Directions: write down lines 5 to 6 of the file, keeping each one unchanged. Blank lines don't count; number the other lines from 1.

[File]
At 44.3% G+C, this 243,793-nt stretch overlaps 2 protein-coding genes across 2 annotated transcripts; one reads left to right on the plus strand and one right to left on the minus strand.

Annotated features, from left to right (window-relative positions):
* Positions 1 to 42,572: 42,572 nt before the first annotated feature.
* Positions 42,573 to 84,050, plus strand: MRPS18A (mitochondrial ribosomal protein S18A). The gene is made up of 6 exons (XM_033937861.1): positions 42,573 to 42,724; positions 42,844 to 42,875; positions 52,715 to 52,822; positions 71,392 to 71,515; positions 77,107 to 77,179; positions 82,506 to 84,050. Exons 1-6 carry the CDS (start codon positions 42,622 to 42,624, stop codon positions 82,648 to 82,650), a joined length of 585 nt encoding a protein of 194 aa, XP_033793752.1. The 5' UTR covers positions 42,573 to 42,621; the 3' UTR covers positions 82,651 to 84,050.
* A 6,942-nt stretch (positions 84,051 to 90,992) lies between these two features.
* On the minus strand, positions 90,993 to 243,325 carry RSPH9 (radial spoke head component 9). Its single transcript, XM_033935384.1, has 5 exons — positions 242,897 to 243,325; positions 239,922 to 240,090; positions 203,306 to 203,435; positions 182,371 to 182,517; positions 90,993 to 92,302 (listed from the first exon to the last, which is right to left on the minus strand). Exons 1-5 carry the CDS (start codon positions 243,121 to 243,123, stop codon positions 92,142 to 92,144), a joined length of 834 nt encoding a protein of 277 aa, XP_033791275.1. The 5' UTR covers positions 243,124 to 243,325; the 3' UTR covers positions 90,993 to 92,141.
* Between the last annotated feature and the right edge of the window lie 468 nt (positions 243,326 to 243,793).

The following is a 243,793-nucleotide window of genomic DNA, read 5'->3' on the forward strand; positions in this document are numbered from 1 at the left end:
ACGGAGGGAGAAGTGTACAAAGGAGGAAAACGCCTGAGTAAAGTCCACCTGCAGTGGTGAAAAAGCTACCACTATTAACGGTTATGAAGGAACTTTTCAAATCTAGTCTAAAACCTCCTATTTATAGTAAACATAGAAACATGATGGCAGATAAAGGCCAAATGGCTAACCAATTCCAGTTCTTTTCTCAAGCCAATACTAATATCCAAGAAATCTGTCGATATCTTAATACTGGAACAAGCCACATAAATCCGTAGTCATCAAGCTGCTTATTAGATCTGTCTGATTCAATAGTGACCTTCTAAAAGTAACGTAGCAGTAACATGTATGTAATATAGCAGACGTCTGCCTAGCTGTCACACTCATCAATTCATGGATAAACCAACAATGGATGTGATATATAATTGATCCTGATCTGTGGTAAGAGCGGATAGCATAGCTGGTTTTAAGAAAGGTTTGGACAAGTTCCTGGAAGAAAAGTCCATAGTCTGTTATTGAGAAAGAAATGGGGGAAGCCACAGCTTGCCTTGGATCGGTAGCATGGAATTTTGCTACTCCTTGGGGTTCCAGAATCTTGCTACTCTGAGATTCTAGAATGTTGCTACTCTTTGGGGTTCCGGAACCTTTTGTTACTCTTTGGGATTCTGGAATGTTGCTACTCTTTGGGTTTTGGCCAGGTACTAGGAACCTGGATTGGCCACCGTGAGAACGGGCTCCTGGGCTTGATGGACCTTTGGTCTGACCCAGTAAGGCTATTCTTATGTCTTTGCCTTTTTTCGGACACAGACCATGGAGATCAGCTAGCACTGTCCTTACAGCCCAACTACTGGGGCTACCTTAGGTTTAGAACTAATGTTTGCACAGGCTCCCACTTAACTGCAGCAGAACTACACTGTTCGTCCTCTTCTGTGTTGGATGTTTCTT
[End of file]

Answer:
* A 6,942-nt stretch (positions 84,051 to 90,992) lies between these two features.
* On the minus strand, positions 90,993 to 243,325 carry RSPH9 (radial spoke head component 9). Its single transcript, XM_033935384.1, has 5 exons — positions 242,897 to 243,325; positions 239,922 to 240,090; positions 203,306 to 203,435; positions 182,371 to 182,517; positions 90,993 to 92,302 (listed from the first exon to the last, which is right to left on the minus strand). Exons 1-5 carry the CDS (start codon positions 243,121 to 243,123, stop codon positions 92,142 to 92,144), a joined length of 834 nt encoding a protein of 277 aa, XP_033791275.1. The 5' UTR covers positions 243,124 to 243,325; the 3' UTR covers positions 90,993 to 92,141.